Efficacy and Safety of Apixaban Compared With Aspirin in Patients Who Previously Tried but Failed Treatment With Vitamin K Antagonists: Results From the AVERROES Trial
What is the efficacy and safety of apixaban compared with aspirin in patients who previously tried but failed treatment with vitamin K antagonists (VKAs)?
The AVERROES double-blinded, randomized trial had reported that apixaban reduces the risk of stroke or systemic embolism (SSE) compared with aspirin without an increase in major bleeding in patients with atrial fibrillation either who previously tried but failed VKA therapy, or who were expected to be unsuitable for VKA therapy. In this prespecified analysis, the investigators explored the consistency of the results in the subgroup of patients who tried but failed VKA therapy. Of 5,599 patients, 2,216 (40%) had previously failed VKA treatment (main reasons: poor international normalized ratio [INR] control 42%, refusal 37%, bleeding on VKA 8%). The authors assessed the effect of apixaban versus aspirin on the risk or ischemic stroke or SSE and major bleeding in subgroups of patients who previously failed VKA therapy using Cox proportional-hazards regression models fitted separately within each level of a subgroup variable.
Compared with those expected to be unsuitable for VKA therapy, those who had previously failed were older, more often male, had higher body mass index, were more likely to have moderate renal impairment and a history of stroke, and less likely to have heart failure or to be medically undertreated. The effects of apixaban compared with aspirin were consistent in those who previously failed and those who were expected to be unsuitable, for both SSE (p interaction 0.13) and major bleeding (p interaction 0.74) and were also consistent among different subgroups of patients who had previously failed VKA therapy defined by reasons for unsuitability, age, sex, renal function, CHADS2 score, aspirin dose, duration, indication, and quality of INR control of prior VKA use.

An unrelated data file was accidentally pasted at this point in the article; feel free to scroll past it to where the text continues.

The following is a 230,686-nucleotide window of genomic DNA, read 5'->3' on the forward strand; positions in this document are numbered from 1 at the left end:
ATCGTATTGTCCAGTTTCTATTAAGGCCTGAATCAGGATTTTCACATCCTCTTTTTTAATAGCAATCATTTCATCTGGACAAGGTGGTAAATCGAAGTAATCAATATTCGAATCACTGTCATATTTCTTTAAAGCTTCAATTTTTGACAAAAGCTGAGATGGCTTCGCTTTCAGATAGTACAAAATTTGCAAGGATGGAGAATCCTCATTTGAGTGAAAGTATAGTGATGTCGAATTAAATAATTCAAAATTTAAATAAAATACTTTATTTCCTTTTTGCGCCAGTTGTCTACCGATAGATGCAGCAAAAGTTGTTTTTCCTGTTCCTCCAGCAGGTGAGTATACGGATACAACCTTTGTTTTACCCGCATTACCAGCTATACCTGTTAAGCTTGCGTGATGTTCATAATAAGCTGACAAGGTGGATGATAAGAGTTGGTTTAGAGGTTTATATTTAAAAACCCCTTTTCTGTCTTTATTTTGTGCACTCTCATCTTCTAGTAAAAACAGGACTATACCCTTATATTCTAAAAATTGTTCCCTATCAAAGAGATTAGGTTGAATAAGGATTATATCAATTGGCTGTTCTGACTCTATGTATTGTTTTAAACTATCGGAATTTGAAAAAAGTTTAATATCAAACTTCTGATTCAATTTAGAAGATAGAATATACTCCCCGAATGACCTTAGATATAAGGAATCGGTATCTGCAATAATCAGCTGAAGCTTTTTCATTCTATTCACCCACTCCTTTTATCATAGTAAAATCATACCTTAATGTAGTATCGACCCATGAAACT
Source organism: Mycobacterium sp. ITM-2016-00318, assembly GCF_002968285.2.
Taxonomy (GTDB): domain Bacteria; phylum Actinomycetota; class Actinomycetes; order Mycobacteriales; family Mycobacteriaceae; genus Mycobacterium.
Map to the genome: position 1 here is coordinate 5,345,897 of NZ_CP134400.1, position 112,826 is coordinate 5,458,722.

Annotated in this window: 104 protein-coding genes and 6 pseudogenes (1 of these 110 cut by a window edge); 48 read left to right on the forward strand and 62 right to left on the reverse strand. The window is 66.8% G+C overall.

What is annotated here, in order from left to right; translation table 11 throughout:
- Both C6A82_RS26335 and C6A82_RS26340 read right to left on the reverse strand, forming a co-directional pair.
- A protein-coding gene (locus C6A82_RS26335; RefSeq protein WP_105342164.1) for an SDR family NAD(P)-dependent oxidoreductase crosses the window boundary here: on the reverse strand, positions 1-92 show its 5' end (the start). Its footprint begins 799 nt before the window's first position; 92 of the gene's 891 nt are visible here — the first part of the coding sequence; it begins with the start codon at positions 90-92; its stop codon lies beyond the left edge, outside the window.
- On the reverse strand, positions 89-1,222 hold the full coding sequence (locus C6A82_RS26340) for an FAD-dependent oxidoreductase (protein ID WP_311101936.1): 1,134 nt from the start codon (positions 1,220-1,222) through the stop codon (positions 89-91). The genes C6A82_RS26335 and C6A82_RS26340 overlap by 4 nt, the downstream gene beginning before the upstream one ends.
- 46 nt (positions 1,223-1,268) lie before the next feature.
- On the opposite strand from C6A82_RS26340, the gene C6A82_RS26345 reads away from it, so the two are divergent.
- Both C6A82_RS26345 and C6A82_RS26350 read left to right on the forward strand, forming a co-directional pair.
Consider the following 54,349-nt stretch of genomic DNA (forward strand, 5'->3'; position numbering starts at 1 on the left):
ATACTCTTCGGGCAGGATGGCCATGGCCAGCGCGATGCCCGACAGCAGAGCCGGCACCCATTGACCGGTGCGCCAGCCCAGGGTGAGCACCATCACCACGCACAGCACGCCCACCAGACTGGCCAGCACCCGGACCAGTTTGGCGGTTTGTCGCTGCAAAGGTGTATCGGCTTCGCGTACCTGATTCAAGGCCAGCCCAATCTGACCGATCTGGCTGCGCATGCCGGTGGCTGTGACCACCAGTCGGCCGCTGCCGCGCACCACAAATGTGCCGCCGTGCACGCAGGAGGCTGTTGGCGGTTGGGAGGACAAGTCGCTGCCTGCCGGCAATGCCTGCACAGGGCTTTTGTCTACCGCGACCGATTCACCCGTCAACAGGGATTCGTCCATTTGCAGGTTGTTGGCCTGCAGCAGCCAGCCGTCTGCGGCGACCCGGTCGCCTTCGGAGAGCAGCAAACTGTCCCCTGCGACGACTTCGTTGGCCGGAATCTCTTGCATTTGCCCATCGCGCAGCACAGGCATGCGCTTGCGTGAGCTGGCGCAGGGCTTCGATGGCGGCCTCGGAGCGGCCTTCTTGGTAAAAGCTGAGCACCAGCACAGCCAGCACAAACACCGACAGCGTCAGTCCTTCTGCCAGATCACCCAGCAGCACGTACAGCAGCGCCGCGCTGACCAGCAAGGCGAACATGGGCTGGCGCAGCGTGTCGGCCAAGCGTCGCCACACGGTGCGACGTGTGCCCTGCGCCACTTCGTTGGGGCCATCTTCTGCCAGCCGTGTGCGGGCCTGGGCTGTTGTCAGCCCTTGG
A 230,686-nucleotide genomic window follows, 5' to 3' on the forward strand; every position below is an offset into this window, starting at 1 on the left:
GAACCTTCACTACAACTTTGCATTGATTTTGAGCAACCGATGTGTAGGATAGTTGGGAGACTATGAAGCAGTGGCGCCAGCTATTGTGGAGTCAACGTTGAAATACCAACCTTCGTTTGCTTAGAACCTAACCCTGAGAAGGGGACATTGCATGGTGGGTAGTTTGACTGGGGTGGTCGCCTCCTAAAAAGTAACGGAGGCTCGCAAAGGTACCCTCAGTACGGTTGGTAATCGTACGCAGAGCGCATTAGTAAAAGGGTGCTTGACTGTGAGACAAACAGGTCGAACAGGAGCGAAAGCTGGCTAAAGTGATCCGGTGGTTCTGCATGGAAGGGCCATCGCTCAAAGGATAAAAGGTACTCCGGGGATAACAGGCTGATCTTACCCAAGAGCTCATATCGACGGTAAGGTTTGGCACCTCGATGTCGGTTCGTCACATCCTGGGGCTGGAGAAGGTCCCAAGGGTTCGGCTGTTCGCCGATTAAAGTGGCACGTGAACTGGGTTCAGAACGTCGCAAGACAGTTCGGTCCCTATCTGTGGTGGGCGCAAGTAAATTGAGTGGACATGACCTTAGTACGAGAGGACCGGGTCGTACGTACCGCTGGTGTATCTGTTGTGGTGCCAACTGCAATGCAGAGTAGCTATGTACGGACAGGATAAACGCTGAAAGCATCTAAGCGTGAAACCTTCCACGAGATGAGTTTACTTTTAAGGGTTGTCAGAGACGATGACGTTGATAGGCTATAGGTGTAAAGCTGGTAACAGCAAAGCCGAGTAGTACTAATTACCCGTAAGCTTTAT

The authors concluded that the efficacy and safety of apixaban compared with aspirin is consistent in subgroups of patients who have previously attempted but failed VKA therapy, irrespective of the reason for discontinuation.
This subgroup analysis indicates that the beneficial effects of apixaban versus aspirin found in the AVERROES trial apply across a wide spectrum of patients, irrespective of the reason for unsuitability of VKA therapy, including patients with prior bleeding episodes and patients with poor INR control. The optimal antithrombotic for patients who have failed treatment with VKAs remains a challenge. The results of the AVERROES trial show that aspirin monotherapy is inferior to twice-daily apixaban, and the newer anticoagulants may be an option in these patients. However, this subgroup analysis within the subgroup of patients who previously failed VKA therapy should be considered exploratory, and more robust prospective data are needed to define optimal antithrombotic therapy in patents who have failed treatment with VKAs.
Keywords: Vitamin K, Stroke, Body Mass Index, Heart Failure, Pyrazoles, Embolism, Pyridones, Hemorrhage
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